I produce social media, both for fun (Something to Be Desired) and for a living. And I can say, even as one of the medium’s biggest supporters, that it simply doesn’t matter.
Why? Because we, with rare exception, are not producing media that matters.
Here’s the paradox: given the financial, creative and time constraints imposed upon aspiring social media creators, most people do exactly what they’ve been told since their first writing lesson: write what you know.
This results in a rich tapestry of user-generated media about quirky content that small groups are passionate about. And yet, despite even the larger success stories, very few people are creating media that appeals to an audience outside the early-adopter tech / niche / geek fishbowl.
Why? Three reasons.
1. Who’s Watching Me?
The largest audience for this kind of content IS the affluent, tech-obsessed population. This tends to exclude large segments of the populace by association. (Thus, why produce media for an audience that isn’t there?)
2. Great Expectations
To produce something akin to "mainstream" media — whether comedy, drama, news, education, etc. — forces the potential audience to compare that independently-produced media with the slick, corporate-funded media presented to them every day, across multiple distribution platforms, for free.
This is not a comparison in which the average, pop culture-beholden consumer will find in favor of the indie, so why invest resources in attracting their attention in the first place?
Thus, based solely upon the two initial premises, the aspiring social media creator is faced with a choice: invest time and effort in becoming large WITHIN the fishbowl, and hope that niche appeal eventually translates to a scalable opportunity within the traditional corporate media structure…
… or, attempt to create something "populist" from the get-go, knowing that the odds of acceptance are diminished on both sides (from the culture AND the counter-culture, each of whom will see the creator as an half-compliant outsider).
3. No One (Including the Creators) Actually Cares
The other reason social media doesn’t matter (yet) is because social media creators, with rare exception, fail to use the democratic potential of this medium to engage in MEANINGFUL conversation or incite ACTUAL change.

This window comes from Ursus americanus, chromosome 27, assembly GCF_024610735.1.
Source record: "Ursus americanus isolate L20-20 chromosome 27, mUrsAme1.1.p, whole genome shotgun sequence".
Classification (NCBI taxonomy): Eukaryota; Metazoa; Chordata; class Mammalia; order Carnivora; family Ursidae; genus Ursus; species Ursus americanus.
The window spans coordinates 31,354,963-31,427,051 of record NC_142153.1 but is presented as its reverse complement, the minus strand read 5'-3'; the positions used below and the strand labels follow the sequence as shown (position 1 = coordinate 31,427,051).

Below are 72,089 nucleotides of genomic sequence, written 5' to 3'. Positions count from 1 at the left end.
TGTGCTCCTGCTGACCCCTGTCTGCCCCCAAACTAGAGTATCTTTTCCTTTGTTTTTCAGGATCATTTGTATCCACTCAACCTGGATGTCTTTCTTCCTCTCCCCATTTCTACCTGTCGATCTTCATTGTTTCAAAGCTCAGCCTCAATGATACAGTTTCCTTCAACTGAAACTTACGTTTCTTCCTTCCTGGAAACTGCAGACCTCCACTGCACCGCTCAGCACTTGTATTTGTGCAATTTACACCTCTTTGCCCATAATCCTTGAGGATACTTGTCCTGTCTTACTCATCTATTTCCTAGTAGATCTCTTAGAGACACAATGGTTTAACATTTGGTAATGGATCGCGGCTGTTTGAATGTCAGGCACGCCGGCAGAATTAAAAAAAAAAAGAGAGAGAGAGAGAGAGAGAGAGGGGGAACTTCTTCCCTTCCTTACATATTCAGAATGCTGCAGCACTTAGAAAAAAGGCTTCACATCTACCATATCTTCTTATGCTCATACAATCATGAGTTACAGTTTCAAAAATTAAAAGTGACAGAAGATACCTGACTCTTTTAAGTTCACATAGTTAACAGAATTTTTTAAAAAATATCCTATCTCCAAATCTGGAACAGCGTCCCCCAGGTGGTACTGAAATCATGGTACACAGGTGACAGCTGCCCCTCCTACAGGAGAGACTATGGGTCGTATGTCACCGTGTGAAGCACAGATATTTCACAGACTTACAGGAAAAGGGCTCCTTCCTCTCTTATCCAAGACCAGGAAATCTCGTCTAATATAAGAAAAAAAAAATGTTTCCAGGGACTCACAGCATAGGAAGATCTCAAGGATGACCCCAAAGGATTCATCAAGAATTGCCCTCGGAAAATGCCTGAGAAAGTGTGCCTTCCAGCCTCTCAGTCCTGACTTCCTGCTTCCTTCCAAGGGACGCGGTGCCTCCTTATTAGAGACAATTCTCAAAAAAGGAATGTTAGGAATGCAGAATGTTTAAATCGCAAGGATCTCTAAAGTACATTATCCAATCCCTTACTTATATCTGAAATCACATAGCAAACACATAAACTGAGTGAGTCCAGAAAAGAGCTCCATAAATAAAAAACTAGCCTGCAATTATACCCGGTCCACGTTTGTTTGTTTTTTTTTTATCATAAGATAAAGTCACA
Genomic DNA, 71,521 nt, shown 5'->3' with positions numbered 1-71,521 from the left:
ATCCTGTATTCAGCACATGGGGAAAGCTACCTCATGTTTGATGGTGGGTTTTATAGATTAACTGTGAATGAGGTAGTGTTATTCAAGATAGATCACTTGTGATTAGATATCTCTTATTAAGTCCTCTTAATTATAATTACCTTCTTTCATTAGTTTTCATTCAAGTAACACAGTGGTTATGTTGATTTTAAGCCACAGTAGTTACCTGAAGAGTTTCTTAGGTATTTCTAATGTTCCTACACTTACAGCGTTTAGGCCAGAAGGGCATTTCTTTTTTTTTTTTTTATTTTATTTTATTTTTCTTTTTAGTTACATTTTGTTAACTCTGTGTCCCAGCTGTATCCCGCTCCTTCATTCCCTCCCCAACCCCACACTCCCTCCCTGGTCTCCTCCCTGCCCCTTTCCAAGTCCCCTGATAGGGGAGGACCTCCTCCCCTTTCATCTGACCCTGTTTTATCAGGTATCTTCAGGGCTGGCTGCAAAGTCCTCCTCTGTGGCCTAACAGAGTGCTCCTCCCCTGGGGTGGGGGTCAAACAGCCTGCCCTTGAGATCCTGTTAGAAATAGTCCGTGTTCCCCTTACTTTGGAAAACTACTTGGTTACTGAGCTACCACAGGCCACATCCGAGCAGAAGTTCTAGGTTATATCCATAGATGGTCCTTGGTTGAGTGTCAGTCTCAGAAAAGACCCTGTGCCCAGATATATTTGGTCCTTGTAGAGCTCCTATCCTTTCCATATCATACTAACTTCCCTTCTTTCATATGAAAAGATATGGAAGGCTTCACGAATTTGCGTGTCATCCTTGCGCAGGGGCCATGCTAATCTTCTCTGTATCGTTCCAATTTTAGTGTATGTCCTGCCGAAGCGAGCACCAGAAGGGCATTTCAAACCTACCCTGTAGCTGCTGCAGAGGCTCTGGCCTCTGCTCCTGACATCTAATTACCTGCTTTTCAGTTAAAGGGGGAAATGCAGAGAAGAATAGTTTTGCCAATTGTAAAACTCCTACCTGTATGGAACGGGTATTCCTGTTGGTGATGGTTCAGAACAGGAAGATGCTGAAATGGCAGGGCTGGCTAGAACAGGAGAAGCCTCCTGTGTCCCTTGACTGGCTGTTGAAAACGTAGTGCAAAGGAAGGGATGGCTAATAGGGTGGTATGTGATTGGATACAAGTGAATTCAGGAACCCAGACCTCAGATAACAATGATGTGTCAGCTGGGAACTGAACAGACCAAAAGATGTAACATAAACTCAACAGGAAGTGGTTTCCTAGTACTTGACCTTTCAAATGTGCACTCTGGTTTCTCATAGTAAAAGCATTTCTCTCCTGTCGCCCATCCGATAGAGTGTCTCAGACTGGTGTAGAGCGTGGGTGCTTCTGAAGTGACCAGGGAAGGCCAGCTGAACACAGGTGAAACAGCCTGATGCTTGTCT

Take Alive in Baghdad. Everyone who’s familiar with the series, who’s watched a few episodes, or who knows creator Brian Conley personally, realizes that AiB is one of the landmark creations in social media’s still-nascent history.
The premise of the series — actual stories of Iraqi citizens, filmed by Iraqis and translated for the American (and world) public — appeals directly to the "renegade" sensibilities of the social media culture. We all inherently recognize the risks Brian is taking and the potential for change that AiB provides. This makes Brian’s tale the easiest to tell, the one that’s most inspiring, and the comparison that’s hardest to live up to.
It’s also, apparently, almost impossible to sustain.
Because the social media audience (like the mainstream audience) doesn’t want to involve itself in stories outside its own fishbowl. It doesn’t want to tumble down the rabbit hole of world politics, or theology, or sociology. It doesn’t want to risk taking actions that may be inconvenient or uncomfortable.
Meanwhile, if you post a Twitter about the new iPods, or mention an upcoming tech conference, or ask what people’s favorite fonts are, you’ll be overwhelmed with replies.
The fishbowl, it seems, is safe.
Will It Blend?
How do you reconcile:
* a medium built upon democratization,
* a culture steeped in consumerism, and
* a community comprised primarily of intelligent, independent and strongly opinionated — yet ultimately insular, self-obsessed and apathetic — individuals
with the possibility for this emerging medium to become relevant (and even catalytic) beyond its own borders?
I think those of us who’ve moved beyond the simple creation of social media and taken the time to foster its community need to ask ourselves a few questions:
* Why am I doing this?
* What constitutes "success" for me?
* What’s IMPORTANT to me?
I fully expect that, for 90% of the social media population, the color choices among the new iPod Nanos ARE what’s important to them. That’s not their fault — the fishbowl is a welcoming place, and their voices ring much louder within its walls than they would outside.
But, for the other 10% who can somehow sense that social media is capable of more than just generating record-setting Halo 3 sales numbers…
… or driving up demand for the iPhone…
… or defending the career of Britney Spears…
… surely there must be something more we can do?